Stacking Patterns and Geometries
To establish the depositional setting of the sedimentary section, sequence stratigraphy uses the geometric arrangement of sedimentary fill, particularly the vertical succession of sedimentary facies geometries and their enveloping surfaces known as stacking satterns. The geometries and so stacking patterns of un-cemented carbonates and clastics are similar. This is because both respond to changes in base level, both can be subdivided by similar surfaces and both respond to wave and current movement similarly and may be transported.
Never the less major differences in the sequence stratigraphy of the two sediments exist. All clastics are transported to their depositional resting place while carbonates are produced and accumulate "in situ". Rates of carbonate production are linked to photosynthesis, so are depth dependent with rates greatest close to the air/sea interface. This means that carbonate facies and their fabrics are often used as indicators of sea level position. Additionally rates of carbonate accumulation often have a biochemical and physicochemical origin that is influenced by the chemistry of the water from which they are precipitated.
Stacking patterns of both sediments are expressed by geometric bodies that may be:
Stacking patterns for both clastics and carbonates that are the product of physical accommodation vary between:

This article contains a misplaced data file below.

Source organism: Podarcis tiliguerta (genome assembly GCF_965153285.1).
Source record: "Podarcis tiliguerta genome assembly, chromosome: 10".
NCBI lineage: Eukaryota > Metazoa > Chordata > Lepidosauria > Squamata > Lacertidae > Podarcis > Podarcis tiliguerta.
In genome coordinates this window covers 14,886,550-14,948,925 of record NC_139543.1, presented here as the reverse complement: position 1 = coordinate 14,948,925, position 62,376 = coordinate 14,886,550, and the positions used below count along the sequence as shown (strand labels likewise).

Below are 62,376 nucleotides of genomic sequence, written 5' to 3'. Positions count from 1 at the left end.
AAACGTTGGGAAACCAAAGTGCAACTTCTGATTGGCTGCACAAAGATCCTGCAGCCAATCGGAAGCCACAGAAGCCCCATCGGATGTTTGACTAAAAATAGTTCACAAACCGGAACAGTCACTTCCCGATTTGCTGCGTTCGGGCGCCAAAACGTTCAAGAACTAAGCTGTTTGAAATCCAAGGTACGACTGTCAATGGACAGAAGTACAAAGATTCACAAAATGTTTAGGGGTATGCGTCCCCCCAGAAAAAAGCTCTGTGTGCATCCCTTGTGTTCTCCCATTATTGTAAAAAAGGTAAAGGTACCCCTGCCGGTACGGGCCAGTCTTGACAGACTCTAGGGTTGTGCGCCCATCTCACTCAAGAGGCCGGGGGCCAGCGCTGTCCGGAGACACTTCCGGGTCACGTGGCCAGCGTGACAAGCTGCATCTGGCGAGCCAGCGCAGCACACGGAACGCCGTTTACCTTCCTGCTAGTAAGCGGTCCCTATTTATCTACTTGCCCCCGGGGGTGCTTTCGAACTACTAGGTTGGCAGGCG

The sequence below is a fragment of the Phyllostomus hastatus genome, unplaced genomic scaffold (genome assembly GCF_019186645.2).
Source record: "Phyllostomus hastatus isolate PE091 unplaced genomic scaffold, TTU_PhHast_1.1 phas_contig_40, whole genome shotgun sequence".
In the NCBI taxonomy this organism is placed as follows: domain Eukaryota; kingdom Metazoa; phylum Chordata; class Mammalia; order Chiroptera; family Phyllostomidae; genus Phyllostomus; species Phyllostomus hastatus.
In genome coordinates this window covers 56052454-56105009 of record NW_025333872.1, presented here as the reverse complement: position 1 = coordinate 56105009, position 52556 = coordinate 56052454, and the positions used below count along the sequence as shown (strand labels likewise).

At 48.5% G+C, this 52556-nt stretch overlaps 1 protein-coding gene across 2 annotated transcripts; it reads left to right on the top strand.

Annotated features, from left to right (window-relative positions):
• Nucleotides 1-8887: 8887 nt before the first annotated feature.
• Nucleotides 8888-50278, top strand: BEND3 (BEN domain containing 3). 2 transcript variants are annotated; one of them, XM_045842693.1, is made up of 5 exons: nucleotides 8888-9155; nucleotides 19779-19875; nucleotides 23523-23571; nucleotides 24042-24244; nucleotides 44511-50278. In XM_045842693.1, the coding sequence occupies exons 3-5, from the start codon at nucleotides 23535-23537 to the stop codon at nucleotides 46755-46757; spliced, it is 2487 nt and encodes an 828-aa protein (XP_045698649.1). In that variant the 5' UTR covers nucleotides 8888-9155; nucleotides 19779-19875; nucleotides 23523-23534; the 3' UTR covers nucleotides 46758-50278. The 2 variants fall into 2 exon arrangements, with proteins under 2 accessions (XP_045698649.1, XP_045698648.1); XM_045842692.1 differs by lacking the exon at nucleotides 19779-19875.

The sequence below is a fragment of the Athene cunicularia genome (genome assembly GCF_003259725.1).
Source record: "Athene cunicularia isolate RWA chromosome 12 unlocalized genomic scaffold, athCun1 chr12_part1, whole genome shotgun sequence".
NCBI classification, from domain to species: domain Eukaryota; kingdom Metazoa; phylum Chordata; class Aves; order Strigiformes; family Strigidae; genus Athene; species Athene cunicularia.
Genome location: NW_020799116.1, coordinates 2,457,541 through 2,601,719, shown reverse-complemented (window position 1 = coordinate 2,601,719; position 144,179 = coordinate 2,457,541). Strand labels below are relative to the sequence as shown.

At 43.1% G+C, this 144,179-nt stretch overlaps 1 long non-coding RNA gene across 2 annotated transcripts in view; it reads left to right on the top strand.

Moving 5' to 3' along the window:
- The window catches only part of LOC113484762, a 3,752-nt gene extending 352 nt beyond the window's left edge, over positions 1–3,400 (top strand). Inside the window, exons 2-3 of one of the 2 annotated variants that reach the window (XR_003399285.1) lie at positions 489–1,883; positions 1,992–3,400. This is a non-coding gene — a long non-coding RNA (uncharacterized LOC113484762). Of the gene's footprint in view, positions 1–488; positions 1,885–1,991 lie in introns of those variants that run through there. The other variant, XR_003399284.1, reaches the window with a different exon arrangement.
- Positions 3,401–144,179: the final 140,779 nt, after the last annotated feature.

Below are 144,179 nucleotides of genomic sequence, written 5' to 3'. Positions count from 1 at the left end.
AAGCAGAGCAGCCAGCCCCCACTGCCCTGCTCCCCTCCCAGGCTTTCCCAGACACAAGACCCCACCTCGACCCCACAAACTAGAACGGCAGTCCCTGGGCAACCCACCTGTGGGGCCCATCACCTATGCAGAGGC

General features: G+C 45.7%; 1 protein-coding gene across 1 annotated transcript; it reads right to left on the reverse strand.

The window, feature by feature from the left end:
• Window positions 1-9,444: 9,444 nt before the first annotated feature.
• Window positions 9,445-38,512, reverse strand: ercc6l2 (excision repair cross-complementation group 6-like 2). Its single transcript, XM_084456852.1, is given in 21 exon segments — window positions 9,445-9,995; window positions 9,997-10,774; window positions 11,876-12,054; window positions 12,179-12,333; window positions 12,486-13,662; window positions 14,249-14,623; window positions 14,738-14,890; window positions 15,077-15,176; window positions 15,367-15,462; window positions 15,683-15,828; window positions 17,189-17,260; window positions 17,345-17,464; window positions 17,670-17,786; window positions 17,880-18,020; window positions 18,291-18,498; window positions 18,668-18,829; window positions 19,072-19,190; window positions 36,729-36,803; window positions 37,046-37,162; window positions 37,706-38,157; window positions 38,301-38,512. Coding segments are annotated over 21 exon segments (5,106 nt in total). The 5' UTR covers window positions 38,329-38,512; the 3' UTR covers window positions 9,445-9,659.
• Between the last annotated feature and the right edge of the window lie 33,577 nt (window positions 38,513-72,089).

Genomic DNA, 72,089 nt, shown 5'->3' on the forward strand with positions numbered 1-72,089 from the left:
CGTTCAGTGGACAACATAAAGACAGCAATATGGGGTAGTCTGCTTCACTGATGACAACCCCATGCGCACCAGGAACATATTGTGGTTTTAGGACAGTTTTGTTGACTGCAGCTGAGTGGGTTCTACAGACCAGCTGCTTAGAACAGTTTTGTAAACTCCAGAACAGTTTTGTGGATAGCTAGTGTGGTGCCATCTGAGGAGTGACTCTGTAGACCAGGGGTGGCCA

- Unconfined by topography
- Confined within eroded topography.
Confined bodies represented by fill of Incised topography include
Channel fill and stacking of confining valleys, unconfined lobes and sheets may be expressed as:
- Organized bodies
- Disorganized bodies
Other Stratigraphic Tools Utilized with Sequence Stratigraphy
Prediction and interpretation improves not only when sequence stratigraphy is coupled to the Laws of Steno and Walther but when tied to indicators of deposition and time. Indicators of depositional setting include:
Chronostratigraphic markers include:
Use of the “Over Simplification” of time as it relates to sequence stratigraphy
Though the linkage between the sequence stratigraphy and the other sub-disciplines of stratigraphy can be ‘fuzzy’ these links are important to prediction and interpretation. A key problem to strengthing theses links is not only that the terminology of sequence stratigraphy carries connotations related to the interpretation of the surfaces used to interpret the stratigraphic section but also a consideration of sedimentology and chronostratigraphy. How the terminology is defined and used and/or fits preconceived classifications is tied to the character of the data and stratigraphic techniques used. In the end it is up to the user to consider their data, and the goals of their interpretations. They should be able to explain their choice of terms and then make their interpretation!